400 Roncesvalles Avenue is the address of the Revue Cinema, a historic movie-house in a historic area of Toronto, Canada. The way to approach the theatre from downtown is to take the subway eastbound to Dundas West station and from there to take a streetcar to the theatre. These are depicted at the beginning, in the middle and at the end of the piece. The third and fourth section of this work also quote fairly extensively from the Adagio movement of Bruckner’s 8th symphony. The reason for this is that it was while I was resident in Toronto that I became familiar with and recognised the genius of this composer. I regret to say that I have no recollections of ever seeing any interesting films at the Revue Cinema. It is dedicated to Salvatore Martirano, who expressed a liking for the piece.
A Jazz Burlesque was originally was compose as a piano solo.
It was later arranged for accordionist, Kevin Friedrich, one of New Zealand’s leading accordionists and a member of the International Trio from Kansas in America. The International Trio premiered A Jazz Burlesque in Auckland, June 1991, at the New Zealand Accordion Championships. It was later arranged for accordion orchestra and a string orchestra arrangement followed for the all female string ensemble ‘String Silhouette’. They premiered it in Auckland, June 1993.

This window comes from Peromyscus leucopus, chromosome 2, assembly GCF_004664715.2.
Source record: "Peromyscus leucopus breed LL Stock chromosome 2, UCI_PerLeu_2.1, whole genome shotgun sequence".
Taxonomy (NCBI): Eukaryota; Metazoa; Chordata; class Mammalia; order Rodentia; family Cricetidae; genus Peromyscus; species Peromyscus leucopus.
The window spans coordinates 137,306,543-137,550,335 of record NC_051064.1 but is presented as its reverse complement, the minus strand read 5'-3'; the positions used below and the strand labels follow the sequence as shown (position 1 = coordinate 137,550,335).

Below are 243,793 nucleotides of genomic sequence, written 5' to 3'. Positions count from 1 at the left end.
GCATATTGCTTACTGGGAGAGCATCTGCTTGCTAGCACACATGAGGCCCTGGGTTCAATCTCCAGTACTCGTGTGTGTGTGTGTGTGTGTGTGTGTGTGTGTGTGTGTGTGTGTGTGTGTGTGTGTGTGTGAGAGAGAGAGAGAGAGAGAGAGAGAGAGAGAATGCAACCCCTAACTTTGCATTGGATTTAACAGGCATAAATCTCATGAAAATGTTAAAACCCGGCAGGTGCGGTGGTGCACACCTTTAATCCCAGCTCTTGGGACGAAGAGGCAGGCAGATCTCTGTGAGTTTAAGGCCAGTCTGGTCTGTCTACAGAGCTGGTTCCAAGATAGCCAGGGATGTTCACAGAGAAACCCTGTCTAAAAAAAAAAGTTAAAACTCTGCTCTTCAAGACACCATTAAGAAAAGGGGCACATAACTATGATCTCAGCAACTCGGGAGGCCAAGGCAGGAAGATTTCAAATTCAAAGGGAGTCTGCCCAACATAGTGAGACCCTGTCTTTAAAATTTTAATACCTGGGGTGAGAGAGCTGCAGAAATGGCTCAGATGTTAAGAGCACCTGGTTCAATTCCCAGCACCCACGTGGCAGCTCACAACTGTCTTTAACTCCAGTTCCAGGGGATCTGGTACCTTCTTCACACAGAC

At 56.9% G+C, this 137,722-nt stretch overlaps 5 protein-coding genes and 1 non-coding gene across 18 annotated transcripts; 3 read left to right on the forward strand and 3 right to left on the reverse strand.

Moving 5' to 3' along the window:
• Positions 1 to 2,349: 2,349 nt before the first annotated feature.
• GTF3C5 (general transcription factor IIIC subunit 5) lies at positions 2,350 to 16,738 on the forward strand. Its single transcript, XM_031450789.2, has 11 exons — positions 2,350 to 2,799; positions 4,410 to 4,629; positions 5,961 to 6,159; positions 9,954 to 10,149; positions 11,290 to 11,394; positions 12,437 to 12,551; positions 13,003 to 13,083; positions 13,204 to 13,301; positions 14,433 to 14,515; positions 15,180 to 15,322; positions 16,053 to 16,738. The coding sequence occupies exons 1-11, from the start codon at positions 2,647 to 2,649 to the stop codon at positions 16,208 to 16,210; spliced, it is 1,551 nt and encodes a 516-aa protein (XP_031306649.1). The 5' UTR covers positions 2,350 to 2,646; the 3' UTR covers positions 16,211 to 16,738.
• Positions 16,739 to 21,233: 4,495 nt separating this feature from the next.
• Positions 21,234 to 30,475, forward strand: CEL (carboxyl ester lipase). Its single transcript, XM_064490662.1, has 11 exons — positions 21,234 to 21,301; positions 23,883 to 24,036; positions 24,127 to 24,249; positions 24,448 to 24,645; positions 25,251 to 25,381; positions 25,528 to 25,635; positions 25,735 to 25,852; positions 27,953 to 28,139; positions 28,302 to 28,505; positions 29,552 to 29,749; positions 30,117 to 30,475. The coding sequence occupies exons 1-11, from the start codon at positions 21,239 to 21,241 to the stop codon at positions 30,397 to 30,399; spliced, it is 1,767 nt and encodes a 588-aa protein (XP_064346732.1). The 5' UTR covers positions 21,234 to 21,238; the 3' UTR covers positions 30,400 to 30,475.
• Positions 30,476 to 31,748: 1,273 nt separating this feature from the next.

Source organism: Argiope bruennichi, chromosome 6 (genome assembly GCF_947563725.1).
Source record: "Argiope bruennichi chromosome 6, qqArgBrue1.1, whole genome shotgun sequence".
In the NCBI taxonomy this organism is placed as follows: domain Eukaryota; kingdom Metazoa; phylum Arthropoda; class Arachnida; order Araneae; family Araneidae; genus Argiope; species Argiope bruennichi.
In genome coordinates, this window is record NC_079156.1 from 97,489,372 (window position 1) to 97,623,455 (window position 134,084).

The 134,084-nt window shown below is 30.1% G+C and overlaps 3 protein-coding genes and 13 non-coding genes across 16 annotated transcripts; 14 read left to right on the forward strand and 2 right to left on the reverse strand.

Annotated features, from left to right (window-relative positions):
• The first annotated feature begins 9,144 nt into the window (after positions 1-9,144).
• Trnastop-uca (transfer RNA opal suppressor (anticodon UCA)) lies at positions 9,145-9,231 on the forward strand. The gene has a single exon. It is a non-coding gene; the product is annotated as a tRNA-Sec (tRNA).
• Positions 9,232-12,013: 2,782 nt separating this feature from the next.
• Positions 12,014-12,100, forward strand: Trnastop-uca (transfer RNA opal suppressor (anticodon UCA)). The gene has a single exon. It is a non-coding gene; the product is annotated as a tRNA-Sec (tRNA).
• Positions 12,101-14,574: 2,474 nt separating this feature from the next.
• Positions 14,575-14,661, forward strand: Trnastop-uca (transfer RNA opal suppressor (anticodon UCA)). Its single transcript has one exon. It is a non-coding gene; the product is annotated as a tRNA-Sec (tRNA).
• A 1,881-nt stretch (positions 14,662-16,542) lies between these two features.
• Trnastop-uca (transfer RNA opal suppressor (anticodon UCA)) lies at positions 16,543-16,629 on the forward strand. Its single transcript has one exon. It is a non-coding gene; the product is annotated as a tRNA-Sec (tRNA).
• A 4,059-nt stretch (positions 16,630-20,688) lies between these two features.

Originally, A Jazz Burlesque was composed as a piano solo. It was later arranged for accordion trio, then for accordion orchestra. This string arrangement followed for the all female string ensemble ‘String Silhouette’.
In January 1992 the Queensland Wind Soloists requested a short piece using Australian folksongs to be played as an encore number during their coming tour of Canada. The result was this work based on three tunes: the traditional ‘Waltzing Matilda’, the Queensland version of the same, and ‘Click go the Shears’. To the composer’s pleasant surprise all three fitted together, as they do in the final section of the music. The work begins with a somewhat ‘drunken’ phrase from ‘Waltzing Matilda’ (to the ‘amusement’ of the players) before breaking into a traditional setting of the tune. Each folk-tune gets its share of the limelight. Short interludes of untraditional chords provide some contrast in this light-hearted composition for wind octet.